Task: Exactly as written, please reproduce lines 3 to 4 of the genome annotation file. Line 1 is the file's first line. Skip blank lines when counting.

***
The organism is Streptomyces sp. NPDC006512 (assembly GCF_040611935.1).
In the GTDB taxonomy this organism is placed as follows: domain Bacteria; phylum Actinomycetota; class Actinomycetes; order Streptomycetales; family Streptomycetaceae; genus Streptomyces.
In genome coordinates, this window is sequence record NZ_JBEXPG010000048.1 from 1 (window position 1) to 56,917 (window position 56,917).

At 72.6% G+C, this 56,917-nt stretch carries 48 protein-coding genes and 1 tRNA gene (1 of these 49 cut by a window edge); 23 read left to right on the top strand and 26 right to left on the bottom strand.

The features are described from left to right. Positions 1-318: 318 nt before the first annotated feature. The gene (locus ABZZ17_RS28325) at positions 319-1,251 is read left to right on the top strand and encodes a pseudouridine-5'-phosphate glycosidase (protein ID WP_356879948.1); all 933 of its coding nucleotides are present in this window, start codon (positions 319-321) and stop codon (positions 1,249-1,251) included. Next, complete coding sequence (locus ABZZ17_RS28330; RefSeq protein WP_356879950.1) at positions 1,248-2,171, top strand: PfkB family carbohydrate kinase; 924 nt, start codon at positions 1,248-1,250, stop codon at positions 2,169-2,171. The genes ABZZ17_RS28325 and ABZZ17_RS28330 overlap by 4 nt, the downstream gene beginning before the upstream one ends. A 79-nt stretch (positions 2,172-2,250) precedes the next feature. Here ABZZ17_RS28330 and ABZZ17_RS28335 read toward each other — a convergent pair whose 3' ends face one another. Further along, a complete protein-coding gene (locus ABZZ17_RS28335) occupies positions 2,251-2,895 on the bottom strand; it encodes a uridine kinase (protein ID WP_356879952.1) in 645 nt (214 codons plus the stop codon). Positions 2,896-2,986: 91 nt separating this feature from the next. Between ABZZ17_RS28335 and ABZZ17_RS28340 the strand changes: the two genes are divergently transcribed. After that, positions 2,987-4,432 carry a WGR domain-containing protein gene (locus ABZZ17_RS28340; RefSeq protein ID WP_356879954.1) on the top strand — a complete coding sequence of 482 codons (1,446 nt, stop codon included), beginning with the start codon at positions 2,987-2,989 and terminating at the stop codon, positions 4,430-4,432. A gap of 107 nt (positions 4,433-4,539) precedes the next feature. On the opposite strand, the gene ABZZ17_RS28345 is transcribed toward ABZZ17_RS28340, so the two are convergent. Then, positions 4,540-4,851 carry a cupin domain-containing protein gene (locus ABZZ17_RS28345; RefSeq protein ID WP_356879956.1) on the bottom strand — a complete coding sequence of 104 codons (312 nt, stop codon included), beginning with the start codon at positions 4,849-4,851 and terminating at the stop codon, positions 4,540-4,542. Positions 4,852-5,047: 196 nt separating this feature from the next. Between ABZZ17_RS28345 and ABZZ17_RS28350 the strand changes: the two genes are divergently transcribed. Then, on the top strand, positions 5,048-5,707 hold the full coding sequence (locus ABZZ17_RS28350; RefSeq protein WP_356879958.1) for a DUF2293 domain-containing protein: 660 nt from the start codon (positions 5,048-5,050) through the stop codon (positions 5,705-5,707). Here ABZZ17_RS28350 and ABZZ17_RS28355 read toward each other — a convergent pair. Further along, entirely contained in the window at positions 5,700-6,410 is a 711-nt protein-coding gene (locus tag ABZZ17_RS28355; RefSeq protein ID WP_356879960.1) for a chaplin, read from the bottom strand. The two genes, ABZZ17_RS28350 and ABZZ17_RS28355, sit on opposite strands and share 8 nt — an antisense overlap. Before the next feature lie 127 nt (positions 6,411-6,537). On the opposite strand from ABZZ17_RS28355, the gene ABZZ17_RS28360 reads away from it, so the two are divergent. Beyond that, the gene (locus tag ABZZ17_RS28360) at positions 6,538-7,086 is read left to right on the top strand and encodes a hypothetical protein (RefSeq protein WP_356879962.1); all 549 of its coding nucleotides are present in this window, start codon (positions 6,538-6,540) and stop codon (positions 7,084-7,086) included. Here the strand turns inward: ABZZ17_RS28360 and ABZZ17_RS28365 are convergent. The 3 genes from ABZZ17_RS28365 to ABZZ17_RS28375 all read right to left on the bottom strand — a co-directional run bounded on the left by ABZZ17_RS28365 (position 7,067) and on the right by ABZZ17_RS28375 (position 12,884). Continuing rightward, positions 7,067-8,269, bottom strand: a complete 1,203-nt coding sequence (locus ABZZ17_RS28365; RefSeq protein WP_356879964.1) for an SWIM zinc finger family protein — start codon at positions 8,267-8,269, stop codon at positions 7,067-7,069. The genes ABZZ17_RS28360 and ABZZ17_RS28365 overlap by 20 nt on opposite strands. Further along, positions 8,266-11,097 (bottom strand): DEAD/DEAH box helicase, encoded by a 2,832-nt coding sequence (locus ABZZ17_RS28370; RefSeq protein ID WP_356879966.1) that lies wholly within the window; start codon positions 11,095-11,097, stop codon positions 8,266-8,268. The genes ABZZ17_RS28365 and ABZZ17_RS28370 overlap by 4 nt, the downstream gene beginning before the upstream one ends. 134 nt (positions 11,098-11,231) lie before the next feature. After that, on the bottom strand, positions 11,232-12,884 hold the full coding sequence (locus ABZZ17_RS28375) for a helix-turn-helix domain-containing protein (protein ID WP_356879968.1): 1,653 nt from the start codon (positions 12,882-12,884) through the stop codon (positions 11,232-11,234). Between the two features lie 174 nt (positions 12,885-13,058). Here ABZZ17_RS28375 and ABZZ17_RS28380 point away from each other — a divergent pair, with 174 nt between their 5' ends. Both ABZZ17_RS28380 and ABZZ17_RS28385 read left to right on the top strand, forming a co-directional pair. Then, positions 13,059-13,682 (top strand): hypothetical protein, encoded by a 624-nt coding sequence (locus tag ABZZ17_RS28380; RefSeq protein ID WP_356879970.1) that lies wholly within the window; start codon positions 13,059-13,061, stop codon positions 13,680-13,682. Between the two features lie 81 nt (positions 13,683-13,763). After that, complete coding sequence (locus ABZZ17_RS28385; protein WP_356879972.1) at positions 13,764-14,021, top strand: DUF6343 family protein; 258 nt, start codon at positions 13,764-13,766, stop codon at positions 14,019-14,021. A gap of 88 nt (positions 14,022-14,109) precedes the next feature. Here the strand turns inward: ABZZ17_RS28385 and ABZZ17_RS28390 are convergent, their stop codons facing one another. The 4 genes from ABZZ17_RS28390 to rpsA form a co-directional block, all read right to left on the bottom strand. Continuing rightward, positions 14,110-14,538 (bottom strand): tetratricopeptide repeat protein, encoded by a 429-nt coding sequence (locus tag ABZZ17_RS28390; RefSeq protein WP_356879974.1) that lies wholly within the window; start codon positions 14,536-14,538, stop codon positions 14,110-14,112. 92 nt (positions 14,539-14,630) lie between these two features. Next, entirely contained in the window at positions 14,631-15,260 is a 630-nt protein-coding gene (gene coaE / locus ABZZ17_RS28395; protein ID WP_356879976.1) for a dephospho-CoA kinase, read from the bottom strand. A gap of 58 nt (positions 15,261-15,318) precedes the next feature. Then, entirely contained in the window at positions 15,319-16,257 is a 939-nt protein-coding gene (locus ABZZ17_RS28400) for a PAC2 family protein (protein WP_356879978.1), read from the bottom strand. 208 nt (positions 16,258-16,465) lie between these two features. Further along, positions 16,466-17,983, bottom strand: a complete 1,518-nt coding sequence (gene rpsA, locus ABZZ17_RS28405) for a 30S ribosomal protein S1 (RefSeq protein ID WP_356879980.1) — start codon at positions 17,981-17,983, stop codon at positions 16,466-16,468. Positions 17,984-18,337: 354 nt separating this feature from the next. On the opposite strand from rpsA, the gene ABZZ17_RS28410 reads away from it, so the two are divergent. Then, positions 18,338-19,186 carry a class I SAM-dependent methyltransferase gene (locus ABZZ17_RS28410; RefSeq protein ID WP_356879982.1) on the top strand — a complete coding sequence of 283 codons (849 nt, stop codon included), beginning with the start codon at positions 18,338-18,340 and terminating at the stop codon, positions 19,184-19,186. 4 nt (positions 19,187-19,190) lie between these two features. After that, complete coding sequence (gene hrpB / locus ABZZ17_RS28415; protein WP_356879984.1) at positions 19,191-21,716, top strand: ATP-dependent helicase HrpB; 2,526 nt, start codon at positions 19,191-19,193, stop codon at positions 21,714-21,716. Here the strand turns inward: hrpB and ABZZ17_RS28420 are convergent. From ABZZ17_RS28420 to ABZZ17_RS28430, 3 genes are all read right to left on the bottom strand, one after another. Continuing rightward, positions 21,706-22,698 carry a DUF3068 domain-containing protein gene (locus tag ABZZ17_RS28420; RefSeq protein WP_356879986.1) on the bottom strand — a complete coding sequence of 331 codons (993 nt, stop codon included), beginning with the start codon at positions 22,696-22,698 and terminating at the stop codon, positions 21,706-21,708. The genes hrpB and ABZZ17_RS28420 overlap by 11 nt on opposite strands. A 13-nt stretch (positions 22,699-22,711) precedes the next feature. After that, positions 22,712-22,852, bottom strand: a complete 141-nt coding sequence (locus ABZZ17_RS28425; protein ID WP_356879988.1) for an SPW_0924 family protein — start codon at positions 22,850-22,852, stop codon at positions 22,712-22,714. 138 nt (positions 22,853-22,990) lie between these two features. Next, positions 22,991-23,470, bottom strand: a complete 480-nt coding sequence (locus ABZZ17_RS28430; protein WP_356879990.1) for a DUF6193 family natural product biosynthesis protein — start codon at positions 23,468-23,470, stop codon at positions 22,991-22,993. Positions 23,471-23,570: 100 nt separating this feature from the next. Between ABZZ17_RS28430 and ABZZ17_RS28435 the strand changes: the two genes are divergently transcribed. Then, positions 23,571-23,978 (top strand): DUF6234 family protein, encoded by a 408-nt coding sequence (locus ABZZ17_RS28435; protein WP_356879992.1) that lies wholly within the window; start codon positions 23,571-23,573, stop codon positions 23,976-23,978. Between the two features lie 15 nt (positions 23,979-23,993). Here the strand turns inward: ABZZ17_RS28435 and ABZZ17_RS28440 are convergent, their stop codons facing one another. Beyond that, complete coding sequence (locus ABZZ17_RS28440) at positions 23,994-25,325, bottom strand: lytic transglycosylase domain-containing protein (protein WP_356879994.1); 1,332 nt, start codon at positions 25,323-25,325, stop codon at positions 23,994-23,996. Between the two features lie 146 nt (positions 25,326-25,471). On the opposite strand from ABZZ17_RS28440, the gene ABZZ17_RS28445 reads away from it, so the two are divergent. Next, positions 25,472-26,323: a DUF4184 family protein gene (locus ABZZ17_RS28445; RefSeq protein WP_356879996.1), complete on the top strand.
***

In genome coordinates, this window is sequence record NZ_JBEXPG010000048.1 from 1 (window position 1) to 56,917 (window position 56,917).

At 72.6% G+C, this 56,917-nt stretch carries 48 protein-coding genes and 1 tRNA gene (1 of these 49 cut by a window edge); 23 read left to right on the top strand and 26 right to left on the bottom strand.